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What happens if you kill a long-running alter query? Will the alter query simply revert? How long could that take (as a proportion of the time it has already been running)?

What if that query is being replicated onto another server? Will killing the process on the other server revert the original server's alter query?

We're running mysql

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    Haha, I'm sorry, I have a hilarious mental image of a bunch of engineers huddling around a monitor, peering through their sweaty brows at this post - just waiting for an answer - while a mysql server in the background begins to smoke. – Peter Bailey Apr 28 '10 at 18:27
  • haha, we pretty much had to let it smoke until the query finished. But it'd be nice to know for next time.. god forbid – B T Apr 28 '10 at 18:42
  • Well, here I am. I was in the case were a copy was made, so stopping it was fine, but there was sweating involved. Thank god it wasn't in production but the write-lock is infamous. – Aki Jan 13 '14 at 14:48
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It depends what you're doing. If you're running an alter table...add index command on an InnoDB table (not so sure about MyISAM), then it will just run and run as it copies the whole darn table lock-stock-and-barrel first: if it's in the middle of "copy to temp table" then it's pretty much unstoppable.

See here:

In most cases, ALTER TABLE works by making a temporary copy of the original table. The alteration is performed on the copy, and then the original table is deleted and the new one is renamed. While ALTER TABLE is executing, the original table is readable by other sessions. Updates and writes to the table are stalled until the new table is ready, and then are automatically redirected to the new table without any failed updates.

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    It looks like our case was one where "no temporary table is necessary" - but it looks like our tables still locked up, our open connections spiked, and we had a 5 to 10 minute outage. If we kill a query that does not create a copy... then what? – B T Apr 29 '10 at 18:51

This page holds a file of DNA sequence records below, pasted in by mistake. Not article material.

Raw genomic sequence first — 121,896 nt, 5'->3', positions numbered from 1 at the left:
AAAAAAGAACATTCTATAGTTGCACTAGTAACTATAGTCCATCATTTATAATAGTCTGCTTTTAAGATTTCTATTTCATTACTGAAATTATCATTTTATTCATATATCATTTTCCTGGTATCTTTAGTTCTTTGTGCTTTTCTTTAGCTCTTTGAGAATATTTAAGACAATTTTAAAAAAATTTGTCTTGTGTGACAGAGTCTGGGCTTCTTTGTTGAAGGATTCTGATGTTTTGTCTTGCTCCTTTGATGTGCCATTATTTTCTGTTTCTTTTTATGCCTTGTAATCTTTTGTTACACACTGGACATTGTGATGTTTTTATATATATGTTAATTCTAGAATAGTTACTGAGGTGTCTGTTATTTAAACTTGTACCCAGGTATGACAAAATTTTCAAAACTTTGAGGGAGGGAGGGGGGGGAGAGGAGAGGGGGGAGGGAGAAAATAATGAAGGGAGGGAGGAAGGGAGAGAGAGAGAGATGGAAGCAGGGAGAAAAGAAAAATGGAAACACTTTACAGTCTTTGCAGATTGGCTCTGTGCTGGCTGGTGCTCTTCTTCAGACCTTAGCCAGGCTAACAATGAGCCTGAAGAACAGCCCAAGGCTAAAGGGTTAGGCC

• @BT: How come no temporary table were created, what's your specific case? – Aki Jan 13 '14 at 14:49
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    BTW, I killed the process during the copy to temp table, it removed the write-lock and the data was still there and accessible. I have no idea where the temp copy went. – Aki Jan 13 '14 at 14:58
  • The temp copy is unlinked when the ALTER is interrupted. – dland Jan 26 '16 at 10:03
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What if that query is being replicated onto another server?

The ALTER will be executed on that server as well, with the associated impacts.

Will killing the process on the other server revert the original server's alter query?

Nope. The original server has no back channel to learn about what occurred (or didn't) on the slave. If you kill the ALTER on the slave, then you will wind up in the situation where the master has the new constraint or index, and the slave doesn't. This is rarely a recipe for happiness :)

Once an ALTER enters the replication log, you either have to let it run everywhere, or kill it everywhere.

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